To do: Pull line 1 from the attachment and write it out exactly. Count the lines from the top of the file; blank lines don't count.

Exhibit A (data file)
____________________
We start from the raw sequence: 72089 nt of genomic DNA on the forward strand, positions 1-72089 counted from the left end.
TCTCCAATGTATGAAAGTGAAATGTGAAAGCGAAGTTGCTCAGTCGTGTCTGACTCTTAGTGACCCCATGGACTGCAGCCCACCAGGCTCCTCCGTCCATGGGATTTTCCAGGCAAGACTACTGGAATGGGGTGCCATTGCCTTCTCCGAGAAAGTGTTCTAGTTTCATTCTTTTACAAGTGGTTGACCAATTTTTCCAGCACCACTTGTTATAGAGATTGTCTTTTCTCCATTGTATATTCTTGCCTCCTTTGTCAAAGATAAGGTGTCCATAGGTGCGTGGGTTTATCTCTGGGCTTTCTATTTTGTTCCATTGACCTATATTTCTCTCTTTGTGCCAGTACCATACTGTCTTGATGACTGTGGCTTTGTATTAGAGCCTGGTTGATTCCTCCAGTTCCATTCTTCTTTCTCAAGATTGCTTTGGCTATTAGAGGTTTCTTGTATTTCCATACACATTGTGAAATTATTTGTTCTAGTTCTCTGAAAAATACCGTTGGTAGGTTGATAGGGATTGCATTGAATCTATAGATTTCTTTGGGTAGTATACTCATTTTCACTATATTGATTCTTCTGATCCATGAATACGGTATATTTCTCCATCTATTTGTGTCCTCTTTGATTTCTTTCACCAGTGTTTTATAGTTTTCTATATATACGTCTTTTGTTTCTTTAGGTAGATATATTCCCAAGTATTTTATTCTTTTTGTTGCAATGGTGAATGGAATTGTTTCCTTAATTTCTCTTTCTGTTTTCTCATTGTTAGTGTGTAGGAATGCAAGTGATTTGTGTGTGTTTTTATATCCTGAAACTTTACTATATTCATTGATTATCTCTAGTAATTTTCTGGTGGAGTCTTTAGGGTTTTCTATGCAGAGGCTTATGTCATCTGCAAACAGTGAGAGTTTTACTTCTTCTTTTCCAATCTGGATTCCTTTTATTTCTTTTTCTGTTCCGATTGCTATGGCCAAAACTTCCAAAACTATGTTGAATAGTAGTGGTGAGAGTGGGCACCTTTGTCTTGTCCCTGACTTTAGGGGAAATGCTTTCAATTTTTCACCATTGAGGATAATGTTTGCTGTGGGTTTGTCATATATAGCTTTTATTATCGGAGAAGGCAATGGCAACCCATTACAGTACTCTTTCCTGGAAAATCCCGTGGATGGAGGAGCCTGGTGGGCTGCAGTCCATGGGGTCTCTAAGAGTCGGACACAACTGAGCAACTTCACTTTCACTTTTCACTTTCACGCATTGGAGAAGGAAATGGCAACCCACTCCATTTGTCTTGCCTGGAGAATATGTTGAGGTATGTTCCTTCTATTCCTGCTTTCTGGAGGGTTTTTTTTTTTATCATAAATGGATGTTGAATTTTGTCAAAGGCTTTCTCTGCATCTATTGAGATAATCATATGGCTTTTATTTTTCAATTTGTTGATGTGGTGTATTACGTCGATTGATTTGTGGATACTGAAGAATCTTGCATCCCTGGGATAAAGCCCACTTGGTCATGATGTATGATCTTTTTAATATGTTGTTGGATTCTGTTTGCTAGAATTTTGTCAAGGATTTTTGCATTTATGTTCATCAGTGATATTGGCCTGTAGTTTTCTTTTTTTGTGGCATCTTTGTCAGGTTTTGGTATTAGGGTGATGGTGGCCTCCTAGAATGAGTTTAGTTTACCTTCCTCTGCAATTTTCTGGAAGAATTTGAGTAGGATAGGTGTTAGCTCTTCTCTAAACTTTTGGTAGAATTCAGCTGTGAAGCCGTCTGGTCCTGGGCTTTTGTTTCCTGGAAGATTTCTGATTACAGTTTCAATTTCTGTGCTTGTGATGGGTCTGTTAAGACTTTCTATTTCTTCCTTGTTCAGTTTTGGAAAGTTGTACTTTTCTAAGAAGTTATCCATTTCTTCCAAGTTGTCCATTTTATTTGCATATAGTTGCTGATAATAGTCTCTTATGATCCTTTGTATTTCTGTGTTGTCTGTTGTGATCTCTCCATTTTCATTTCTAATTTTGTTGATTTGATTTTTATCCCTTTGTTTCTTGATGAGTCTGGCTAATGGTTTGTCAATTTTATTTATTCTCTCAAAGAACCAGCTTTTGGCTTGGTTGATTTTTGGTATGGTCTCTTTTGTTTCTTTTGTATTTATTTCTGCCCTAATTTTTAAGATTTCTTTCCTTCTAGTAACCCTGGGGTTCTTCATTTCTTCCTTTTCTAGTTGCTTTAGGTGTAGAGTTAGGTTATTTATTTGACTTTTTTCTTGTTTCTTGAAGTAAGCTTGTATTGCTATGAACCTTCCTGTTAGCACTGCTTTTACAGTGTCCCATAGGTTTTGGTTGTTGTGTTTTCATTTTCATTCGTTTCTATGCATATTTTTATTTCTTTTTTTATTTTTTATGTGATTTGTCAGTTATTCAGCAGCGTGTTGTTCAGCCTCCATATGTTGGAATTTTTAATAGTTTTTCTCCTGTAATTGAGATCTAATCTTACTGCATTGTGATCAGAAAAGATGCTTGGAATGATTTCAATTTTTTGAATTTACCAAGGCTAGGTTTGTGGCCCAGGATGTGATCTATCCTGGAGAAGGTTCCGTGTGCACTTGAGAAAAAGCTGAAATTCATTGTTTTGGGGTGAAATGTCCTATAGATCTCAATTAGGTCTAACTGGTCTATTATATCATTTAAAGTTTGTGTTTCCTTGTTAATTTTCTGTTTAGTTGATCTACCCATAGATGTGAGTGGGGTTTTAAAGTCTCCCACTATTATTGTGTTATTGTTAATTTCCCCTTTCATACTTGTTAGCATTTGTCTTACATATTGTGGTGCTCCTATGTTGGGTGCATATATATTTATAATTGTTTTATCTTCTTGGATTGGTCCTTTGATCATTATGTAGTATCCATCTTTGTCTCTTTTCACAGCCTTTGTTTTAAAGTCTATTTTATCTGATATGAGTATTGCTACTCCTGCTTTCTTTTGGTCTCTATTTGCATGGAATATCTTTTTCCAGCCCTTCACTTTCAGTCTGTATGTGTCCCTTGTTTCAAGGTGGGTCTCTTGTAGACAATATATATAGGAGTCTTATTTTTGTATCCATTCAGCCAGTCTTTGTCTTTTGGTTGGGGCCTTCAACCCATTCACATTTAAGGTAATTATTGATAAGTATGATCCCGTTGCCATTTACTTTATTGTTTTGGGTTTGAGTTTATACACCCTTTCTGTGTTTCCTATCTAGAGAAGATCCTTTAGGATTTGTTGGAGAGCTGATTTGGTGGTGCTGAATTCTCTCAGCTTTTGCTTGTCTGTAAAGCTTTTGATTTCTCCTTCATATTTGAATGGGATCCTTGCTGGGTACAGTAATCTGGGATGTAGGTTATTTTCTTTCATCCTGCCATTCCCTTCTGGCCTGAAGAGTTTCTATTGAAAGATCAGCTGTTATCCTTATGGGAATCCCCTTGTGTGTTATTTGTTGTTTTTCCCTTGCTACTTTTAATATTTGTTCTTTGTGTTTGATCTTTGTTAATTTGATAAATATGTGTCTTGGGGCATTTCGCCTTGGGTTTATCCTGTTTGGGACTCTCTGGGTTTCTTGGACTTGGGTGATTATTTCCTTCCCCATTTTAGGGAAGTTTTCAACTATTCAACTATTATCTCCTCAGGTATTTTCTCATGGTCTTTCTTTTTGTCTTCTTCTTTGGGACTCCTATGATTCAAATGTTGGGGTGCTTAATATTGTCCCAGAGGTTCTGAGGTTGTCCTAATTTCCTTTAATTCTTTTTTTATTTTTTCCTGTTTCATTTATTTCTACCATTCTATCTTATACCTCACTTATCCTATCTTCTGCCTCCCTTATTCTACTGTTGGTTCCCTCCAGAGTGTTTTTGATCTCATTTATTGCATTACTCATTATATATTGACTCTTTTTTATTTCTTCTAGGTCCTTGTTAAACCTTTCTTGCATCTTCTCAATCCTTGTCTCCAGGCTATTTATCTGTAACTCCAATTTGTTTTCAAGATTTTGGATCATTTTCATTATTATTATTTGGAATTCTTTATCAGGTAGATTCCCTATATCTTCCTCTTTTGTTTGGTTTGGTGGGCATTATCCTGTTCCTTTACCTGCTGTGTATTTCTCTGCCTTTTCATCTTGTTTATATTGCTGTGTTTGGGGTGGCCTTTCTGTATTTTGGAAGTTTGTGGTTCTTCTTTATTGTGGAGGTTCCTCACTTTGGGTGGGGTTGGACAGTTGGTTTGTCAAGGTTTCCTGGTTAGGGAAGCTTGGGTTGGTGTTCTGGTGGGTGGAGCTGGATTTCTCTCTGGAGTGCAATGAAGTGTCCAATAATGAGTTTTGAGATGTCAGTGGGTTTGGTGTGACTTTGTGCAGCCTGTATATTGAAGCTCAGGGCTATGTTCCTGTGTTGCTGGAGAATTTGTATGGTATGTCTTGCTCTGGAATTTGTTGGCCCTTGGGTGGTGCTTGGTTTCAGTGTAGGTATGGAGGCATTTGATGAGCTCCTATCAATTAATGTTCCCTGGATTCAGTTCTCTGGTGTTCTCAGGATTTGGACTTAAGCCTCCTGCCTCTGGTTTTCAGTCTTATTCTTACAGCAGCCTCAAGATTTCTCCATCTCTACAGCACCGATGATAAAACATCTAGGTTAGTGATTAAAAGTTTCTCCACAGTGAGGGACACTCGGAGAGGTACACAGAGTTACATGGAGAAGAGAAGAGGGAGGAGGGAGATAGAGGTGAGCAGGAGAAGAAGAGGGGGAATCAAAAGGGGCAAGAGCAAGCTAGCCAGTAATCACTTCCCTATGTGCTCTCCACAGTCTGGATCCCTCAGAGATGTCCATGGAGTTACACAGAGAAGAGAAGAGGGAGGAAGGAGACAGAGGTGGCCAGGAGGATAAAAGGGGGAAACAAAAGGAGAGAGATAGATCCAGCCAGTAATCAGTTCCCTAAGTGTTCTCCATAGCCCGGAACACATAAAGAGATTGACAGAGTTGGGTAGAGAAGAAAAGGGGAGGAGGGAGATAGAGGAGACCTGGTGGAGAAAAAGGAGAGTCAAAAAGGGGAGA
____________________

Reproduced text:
We start from the raw sequence: 72089 nt of genomic DNA on the forward strand, positions 1-72089 counted from the left end.